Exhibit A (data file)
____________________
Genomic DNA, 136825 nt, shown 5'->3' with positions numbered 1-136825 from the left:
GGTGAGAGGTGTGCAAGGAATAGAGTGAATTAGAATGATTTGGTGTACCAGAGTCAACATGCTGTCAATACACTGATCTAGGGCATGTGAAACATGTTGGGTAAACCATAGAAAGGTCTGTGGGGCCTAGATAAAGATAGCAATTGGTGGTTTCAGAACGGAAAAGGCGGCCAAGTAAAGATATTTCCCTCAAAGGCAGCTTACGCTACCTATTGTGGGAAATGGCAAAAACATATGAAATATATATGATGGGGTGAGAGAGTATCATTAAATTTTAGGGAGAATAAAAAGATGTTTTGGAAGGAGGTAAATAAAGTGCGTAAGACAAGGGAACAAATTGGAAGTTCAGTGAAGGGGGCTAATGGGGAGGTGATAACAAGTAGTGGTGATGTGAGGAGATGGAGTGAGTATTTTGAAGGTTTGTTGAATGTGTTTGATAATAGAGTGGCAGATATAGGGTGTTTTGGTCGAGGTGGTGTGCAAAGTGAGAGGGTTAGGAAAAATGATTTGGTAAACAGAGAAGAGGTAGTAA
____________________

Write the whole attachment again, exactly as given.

Genomic DNA, 136825 nt, shown 5'->3' with positions numbered 1-136825 from the left:
GGTGAGAGGTGTGCAAGGAATAGAGTGAATTAGAATGATTTGGTGTACCAGAGTCAACATGCTGTCAATACACTGATCTAGGGCATGTGAAACATGTTGGGTAAACCATAGAAAGGTCTGTGGGGCCTAGATAAAGATAGCAATTGGTGGTTTCAGAACGGAAAAGGCGGCCAAGTAAAGATATTTCCCTCAAAGGCAGCTTACGCTACCTATTGTGGGAAATGGCAAAAACATATGAAATATATATGATGGGGTGAGAGAGTATCATTAAATTTTAGGGAGAATAAAAAGATGTTTTGGAAGGAGGTAAATAAAGTGCGTAAGACAAGGGAACAAATTGGAAGTTCAGTGAAGGGGGCTAATGGGGAGGTGATAACAAGTAGTGGTGATGTGAGGAGATGGAGTGAGTATTTTGAAGGTTTGTTGAATGTGTTTGATAATAGAGTGGCAGATATAGGGTGTTTTGGTCGAGGTGGTGTGCAAAGTGAGAGGGTTAGGAAAAATGATTTGGTAAACAGAGAAGAGGTAGTAA